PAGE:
Member login - User registration - Set as home page - Add to collection - Site map On the night of the full moon, who is doing shameful things?!

On the night of the full moon, who is doing shameful things?

Time:2022-11-29 18:50:52 source:ucutxmastrees.com author:Beast Read:714次
On the night of the full moon, who is doing shameful things?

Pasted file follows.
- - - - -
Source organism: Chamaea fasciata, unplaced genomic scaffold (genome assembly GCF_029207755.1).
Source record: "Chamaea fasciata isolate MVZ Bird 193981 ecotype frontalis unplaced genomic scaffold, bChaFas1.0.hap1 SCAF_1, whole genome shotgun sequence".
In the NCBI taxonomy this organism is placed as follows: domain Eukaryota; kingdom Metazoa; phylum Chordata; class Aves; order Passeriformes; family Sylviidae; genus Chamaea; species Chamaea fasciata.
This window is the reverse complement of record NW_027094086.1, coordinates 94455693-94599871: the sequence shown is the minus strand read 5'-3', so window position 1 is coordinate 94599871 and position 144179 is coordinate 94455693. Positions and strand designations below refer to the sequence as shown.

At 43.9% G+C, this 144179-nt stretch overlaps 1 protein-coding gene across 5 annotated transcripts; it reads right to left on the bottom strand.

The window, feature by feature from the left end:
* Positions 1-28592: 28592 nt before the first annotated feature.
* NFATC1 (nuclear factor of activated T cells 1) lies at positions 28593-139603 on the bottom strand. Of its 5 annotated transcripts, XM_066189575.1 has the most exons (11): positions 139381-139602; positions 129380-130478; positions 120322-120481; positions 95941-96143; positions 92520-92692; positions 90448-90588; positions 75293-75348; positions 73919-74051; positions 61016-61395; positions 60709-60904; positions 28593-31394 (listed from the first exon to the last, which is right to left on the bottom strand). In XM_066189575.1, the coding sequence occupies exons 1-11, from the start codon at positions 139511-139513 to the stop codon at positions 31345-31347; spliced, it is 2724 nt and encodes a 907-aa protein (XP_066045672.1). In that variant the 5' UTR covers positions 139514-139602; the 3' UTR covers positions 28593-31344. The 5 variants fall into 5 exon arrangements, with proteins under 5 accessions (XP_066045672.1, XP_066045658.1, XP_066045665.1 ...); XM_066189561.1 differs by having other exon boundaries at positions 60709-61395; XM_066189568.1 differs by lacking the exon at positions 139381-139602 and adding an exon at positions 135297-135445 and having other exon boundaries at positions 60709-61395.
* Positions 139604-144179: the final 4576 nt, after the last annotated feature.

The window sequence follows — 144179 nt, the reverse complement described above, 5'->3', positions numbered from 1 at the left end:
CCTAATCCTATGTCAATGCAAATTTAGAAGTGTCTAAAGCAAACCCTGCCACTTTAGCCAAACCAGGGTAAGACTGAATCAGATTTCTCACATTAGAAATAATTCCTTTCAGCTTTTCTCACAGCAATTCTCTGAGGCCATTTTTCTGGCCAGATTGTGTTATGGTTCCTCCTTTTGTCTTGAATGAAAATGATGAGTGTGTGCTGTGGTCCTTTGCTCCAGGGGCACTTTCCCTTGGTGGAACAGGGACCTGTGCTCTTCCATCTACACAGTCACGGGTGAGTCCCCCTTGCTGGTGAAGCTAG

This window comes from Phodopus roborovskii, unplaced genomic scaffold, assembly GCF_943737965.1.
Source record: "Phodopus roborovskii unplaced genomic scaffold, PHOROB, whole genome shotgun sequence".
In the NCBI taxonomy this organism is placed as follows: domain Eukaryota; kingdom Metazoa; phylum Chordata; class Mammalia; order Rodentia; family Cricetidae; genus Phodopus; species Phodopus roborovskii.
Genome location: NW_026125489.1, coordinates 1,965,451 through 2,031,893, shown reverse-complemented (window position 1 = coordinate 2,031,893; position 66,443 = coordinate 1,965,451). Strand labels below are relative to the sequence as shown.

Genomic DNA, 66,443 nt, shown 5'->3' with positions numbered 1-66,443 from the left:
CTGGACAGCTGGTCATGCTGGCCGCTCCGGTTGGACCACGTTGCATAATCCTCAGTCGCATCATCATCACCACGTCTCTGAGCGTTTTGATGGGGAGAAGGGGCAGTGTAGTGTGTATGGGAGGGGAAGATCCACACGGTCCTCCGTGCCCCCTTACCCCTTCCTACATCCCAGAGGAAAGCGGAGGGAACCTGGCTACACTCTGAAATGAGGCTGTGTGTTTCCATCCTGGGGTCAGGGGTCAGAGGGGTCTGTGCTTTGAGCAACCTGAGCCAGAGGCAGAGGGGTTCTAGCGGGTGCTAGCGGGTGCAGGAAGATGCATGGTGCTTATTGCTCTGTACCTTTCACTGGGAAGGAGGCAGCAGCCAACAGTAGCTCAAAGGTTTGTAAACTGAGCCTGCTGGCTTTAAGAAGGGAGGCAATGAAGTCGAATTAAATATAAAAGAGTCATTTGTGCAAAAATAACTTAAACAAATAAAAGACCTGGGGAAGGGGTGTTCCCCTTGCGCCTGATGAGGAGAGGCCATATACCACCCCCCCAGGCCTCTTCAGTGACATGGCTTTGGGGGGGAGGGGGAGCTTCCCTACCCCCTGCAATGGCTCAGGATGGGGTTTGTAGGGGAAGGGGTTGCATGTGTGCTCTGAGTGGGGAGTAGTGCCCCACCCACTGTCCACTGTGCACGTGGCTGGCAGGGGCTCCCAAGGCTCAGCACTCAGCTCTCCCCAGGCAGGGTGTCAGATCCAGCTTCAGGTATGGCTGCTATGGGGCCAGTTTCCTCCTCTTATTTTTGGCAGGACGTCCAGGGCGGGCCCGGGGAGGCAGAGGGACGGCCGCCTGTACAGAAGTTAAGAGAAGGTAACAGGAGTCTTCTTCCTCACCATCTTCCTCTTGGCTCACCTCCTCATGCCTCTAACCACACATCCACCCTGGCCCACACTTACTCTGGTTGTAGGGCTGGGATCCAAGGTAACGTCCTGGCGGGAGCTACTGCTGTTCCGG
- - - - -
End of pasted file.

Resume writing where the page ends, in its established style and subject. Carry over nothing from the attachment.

The symbiotic tide of the bright moon at sea means to marine animals that the world's largest beige coral reef of Moore, the Great Barrier Reef, is releasing germ cells. Photo: DAVID DOUBILET ANDJENNIFER HAYES Author: SARAH GIBBENS Compilation: The Red Queen Tips: It takes about 10 minutes to read this article. The full moon is a symbol of beauty and reunion for human beings. For some animals, the full moon marks the world's largest sizing event. The Great Barrier Reef, the largest coral reef in the world, is home to more than 100 species of coral. Corals are built from animals called "polyps". Apart from humans, coral polyps are the only animals that can build structures (coral reefs) that can be seen in space. The Great Barrier Reef off the east coast of Queensland is the largest coral reef in the world. PHOTO: DAVID DOUBILET, NAT GEO IMAGE COLLECTION Only once a year, usually during a full moon when the sea is warm, corals, which are usually quiet as plants, suddenly start performing. Countless coral polyps released male and female germ cells, and hundreds of millions of small pink particles were sprayed into the sea water, like a blizzard on the bottom of the water, and the sea water was dyed pink. On Keeper Reef on the Great Barrier Reef, polyps release male and female germ cells from their body cavities. PHOTO: MICHAELA SKOVRANOVA, NATIONAL GEOGRAPHIC When the lights are turned on, coral germ cells can be seen dancing in the water like snowflakes. When female and male cells of the same species meet, the coral is fertilized, producing new larvae, which then develop into the next generation of coral polyps. When these little pink particles are fertilized, they become a new generation of coral. PHOTOGRAPH BY GARY CRANITCH, QUEENSLAND MUSEUM The Great Barrier Reef is the largest structure constructed of living things. PHOTOGRAPH BY DAVID DOUBILET, NAT GEO IMAGE COLLECTION Corals contain proteins that detect light and are particularly sensitive to the blue wavelengths characteristic of moonlight, which makes them, like Saiyans, wild when the moon is full. Divers observe at Keeper Reef. Photo: MICHAELA SKOVRANOVA, NATIONAL GEOGRAPHIC Everyone has a unified schedule and releases on the same day, which can increase the possibility of corals encountering similar cells and improve the "blind date success rate". And the number of germ cells is so large that they will not be eaten up by fish and shrimp. These cells are rich in fat, so the full moon is not only a feast for corals, but also a feast for all kinds of animals. Coral reefs are home to countless creatures PHOTO: TIM LAMAN, NATIONAL GEOGRAPHIC PHOTO: TIM LAMAN, NATIONAL GEOGRAPHIC PHOTO: TIM LAMAN, NATIONAL GEOGRAPHIC PHOTO: RAUL TOUZON, NATIONAL GEOGRAPHIC PHOTO: WOLCOTT HENRY, NATIONAL GEOGRAPHIC PHOTO: DAVID DOUBILET, NAT GEO IMAGE COLLECTION Coral reefs constitute some of the most biologically diverse, beautiful and fragile ecosystems. However, due to climate change, coral reefs are rapidly disappearing. Without action to curb global warming, coral reefs could become extinct within 30 years, according to a United Nations report. Algae in coral reefs are dying from climate change, turning colorful corals white, a process known as coral bleaching. The picture is a comparison of the bleached coral and its previous healthy appearance. If the algae can't come back, the polyps die. PHOTO: DAVID DOUBILET ANDJENNIFER HAYES Scientists are now collecting cells released by coral reefs and freezing them in liquid nitrogen, thereby preserving some of the coral's genetic diversity and preventing their species from perpetuating extinction. If the greatest insemination in the world disappears, we will lose a miracle of life. Scientists examine coral germ cells in frozen storage. PHOTO: GARY CRANITCH, QUEENSLAND MUSEUM

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